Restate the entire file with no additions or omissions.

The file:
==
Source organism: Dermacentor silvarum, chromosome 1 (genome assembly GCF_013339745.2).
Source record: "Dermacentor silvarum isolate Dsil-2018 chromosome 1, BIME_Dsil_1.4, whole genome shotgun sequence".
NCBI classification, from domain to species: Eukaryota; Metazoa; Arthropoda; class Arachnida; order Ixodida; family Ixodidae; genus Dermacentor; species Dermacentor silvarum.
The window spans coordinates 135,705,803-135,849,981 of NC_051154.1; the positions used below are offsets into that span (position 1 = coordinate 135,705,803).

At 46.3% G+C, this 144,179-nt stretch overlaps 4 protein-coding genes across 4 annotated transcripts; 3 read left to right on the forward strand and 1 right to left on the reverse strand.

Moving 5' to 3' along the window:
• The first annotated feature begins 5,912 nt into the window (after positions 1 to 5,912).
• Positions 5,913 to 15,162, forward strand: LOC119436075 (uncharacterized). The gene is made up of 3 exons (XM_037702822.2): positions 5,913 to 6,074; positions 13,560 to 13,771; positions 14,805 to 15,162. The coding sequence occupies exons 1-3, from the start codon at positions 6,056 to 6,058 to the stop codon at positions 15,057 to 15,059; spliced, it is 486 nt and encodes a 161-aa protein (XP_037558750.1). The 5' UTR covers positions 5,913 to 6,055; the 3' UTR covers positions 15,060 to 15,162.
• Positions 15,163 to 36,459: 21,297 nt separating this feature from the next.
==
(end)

Source organism: Dermacentor silvarum, chromosome 1 (genome assembly GCF_013339745.2).
Source record: "Dermacentor silvarum isolate Dsil-2018 chromosome 1, BIME_Dsil_1.4, whole genome shotgun sequence".
NCBI classification, from domain to species: Eukaryota; Metazoa; Arthropoda; class Arachnida; order Ixodida; family Ixodidae; genus Dermacentor; species Dermacentor silvarum.
The window spans coordinates 135,705,803-135,849,981 of NC_051154.1; the positions used below are offsets into that span (position 1 = coordinate 135,705,803).

At 46.3% G+C, this 144,179-nt stretch overlaps 4 protein-coding genes across 4 annotated transcripts; 3 read left to right on the forward strand and 1 right to left on the reverse strand.

Moving 5' to 3' along the window:
• The first annotated feature begins 5,912 nt into the window (after positions 1 to 5,912).
• Positions 5,913 to 15,162, forward strand: LOC119436075 (uncharacterized). The gene is made up of 3 exons (XM_037702822.2): positions 5,913 to 6,074; positions 13,560 to 13,771; positions 14,805 to 15,162. The coding sequence occupies exons 1-3, from the start codon at positions 6,056 to 6,058 to the stop codon at positions 15,057 to 15,059; spliced, it is 486 nt and encodes a 161-aa protein (XP_037558750.1). The 5' UTR covers positions 5,913 to 6,055; the 3' UTR covers positions 15,060 to 15,162.
• Positions 15,163 to 36,459: 21,297 nt separating this feature from the next.